Sepsis is a life-threatening condition that affects more than 1 million patients a year in the United States. Growing evidence indicates that immunosuppression is a major driving force for mortality in sepsis. Macrophages play essential roles in immune response to pathogens. Previous clinical studies have shown that peripheral monocytes are depleted in septic patients through apoptosis. Recent in vitro studies revealed that bacterial components, flagellin, the rod protein of the type III secretion system (T3SS), or LPS induce pyroptosis of macrophages through activation of inflammasome pathways. In this proposal, we provide convincing evidence that both peripheral monocytes and tissue macrophages are depleted due to pyroptosis in mouse sepsis models including the cecal ligation and puncture (CLP) model. We show that intravenous injection of flagellin or the rod proteins induced depletion of peripheral monocytes and macrophages in tissues. We further demonstrate that depletion of these cells in mice impaired immune response and increased mortality rate by subsequent challenged with E. coli. Importantly, our data indicate that tissue factor released from pyroptotic monocytes and macrophages triggers disseminated intravascular coagulation (DIC). Thus, our findings identified monocyte/macrophage depletion as a novel mechanism of immunosuppression and DIC in sepsis. The goal of this application is to delineate the underlying mechanisms of monocyte/macrophage depletion and its contribution to immunosuppression in sepsis.
Aim 1 is to delineate the mechanisms of pyroptotic monocyte and macrophage death during sepsis. The working hypothesis is that inflammasome activation and subsequent pyroptosis play a critical role in monocyte/macrophage depletion during sepsis. Mouse models deficient in caspase-1, caspase-11, caspase-1/11 double, or GSDMD (whole-body and macrophage-specific) will be used to elucidate the detailed mechanism of inflammasome activation and pyroptosis in monocyte/macrophage depletion.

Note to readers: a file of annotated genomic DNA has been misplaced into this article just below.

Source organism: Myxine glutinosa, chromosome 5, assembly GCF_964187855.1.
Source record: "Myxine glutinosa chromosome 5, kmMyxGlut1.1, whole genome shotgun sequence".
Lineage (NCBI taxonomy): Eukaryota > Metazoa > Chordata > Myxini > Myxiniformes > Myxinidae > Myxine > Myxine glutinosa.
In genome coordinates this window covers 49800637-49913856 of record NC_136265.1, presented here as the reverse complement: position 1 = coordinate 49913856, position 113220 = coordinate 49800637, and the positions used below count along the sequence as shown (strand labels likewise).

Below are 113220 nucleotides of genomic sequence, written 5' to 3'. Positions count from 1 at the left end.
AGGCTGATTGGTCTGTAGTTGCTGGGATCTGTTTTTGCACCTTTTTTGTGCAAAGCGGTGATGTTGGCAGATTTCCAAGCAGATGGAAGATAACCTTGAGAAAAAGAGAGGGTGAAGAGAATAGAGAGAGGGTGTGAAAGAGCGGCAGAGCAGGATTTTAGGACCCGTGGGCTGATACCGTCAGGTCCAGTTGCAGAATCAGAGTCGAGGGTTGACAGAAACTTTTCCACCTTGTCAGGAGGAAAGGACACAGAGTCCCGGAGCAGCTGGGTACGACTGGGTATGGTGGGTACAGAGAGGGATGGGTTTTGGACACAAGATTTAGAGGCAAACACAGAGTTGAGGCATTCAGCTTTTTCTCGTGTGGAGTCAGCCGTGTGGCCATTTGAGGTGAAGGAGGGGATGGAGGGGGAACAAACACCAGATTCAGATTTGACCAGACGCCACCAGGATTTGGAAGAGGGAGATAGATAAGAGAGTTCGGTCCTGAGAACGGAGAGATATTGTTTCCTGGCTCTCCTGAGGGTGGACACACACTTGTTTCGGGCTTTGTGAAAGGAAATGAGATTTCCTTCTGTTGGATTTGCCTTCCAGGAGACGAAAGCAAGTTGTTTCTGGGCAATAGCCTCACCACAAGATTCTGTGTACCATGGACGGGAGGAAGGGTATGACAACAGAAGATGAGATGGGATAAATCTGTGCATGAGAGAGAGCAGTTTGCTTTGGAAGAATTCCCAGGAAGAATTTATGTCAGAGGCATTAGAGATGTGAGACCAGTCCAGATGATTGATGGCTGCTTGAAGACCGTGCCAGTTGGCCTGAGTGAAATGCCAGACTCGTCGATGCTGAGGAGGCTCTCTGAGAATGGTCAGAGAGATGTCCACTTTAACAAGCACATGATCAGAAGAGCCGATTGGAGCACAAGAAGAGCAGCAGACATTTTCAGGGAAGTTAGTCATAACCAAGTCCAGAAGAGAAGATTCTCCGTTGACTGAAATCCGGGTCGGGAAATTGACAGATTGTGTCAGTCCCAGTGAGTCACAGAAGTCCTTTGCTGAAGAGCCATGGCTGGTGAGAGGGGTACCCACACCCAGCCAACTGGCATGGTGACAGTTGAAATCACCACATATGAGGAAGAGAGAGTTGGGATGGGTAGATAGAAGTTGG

Aim 2 is to identify the mechanism by which rod protein and flagellin induce pyroptosis leading to monocyte/macrophage depletion. We recently identified an intracellular binding partner of EprJ, the acyl-CoA dehydrogenase family member type 9 (ACAD9) in macrophages. We will use different approaches to test the hypothesis that the ACAD9-dependent pathway contributes to macrophage depletion.
Aim 3 is to identify the contribution of monocyte/macrophage depletion to immunosuppression during sepsis. We will use a combination of sepsis models to investigate the role of monocyte/macrophage depletion in immunosuppression during sepsis. Peripheral monocyte depletion in septic patients will also be investigated. Completion of the proposed studies will reveal a novel molecular mechanism of immunosuppression induced by Gram-negative bacteria. Such findings will significantly advance our understanding about the pathogenesis of sepsis and identify new drug targets for this deadly disease.

Public Health Relevance

Cumulative data indicate that immunosuppression is a major driving force for morbidity and mortality in sepsis. This research project seeks to understand the mechanism of monocyte and macrophage depletion, which may contribute to sepsis-associated immunosuppression. Completion of the work will provide new insights into molecular mechanism of immunosuppression by Gram- negative bacteria that could be targeted to treat this deadly disease.

National Institute of Health (NIH)
National Institute of General Medical Sciences (NIGMS)
Research Project (R01)
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Surgery, Anesthesiology and Trauma Study Section (SAT)
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Dunsmore, Sarah
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University of Kentucky
Internal Medicine/Medicine
Schools of Medicine
United States
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